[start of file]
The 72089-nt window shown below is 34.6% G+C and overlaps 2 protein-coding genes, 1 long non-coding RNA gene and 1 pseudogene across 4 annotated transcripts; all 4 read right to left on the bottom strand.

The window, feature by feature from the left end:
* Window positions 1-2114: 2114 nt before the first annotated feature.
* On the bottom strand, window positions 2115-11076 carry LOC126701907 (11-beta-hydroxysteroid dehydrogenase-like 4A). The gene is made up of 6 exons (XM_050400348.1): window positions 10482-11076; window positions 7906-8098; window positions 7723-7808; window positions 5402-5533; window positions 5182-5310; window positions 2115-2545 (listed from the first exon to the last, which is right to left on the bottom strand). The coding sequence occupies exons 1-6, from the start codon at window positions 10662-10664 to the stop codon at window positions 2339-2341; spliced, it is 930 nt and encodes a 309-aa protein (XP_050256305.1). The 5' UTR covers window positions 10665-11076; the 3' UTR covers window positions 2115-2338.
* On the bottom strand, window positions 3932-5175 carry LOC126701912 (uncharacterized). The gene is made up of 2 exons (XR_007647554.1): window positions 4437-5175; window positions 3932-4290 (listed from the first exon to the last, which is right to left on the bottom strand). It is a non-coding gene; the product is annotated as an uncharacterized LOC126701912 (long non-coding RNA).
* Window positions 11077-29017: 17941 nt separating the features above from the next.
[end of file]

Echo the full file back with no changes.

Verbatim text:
The 72089-nt window shown below is 34.6% G+C and overlaps 2 protein-coding genes, 1 long non-coding RNA gene and 1 pseudogene across 4 annotated transcripts; all 4 read right to left on the bottom strand.

The window, feature by feature from the left end:
* Window positions 1-2114: 2114 nt before the first annotated feature.
* On the bottom strand, window positions 2115-11076 carry LOC126701907 (11-beta-hydroxysteroid dehydrogenase-like 4A). The gene is made up of 6 exons (XM_050400348.1): window positions 10482-11076; window positions 7906-8098; window positions 7723-7808; window positions 5402-5533; window positions 5182-5310; window positions 2115-2545 (listed from the first exon to the last, which is right to left on the bottom strand). The coding sequence occupies exons 1-6, from the start codon at window positions 10662-10664 to the stop codon at window positions 2339-2341; spliced, it is 930 nt and encodes a 309-aa protein (XP_050256305.1). The 5' UTR covers window positions 10665-11076; the 3' UTR covers window positions 2115-2338.
* On the bottom strand, window positions 3932-5175 carry LOC126701912 (uncharacterized). The gene is made up of 2 exons (XR_007647554.1): window positions 4437-5175; window positions 3932-4290 (listed from the first exon to the last, which is right to left on the bottom strand). It is a non-coding gene; the product is annotated as an uncharacterized LOC126701912 (long non-coding RNA).
* Window positions 11077-29017: 17941 nt separating the features above from the next.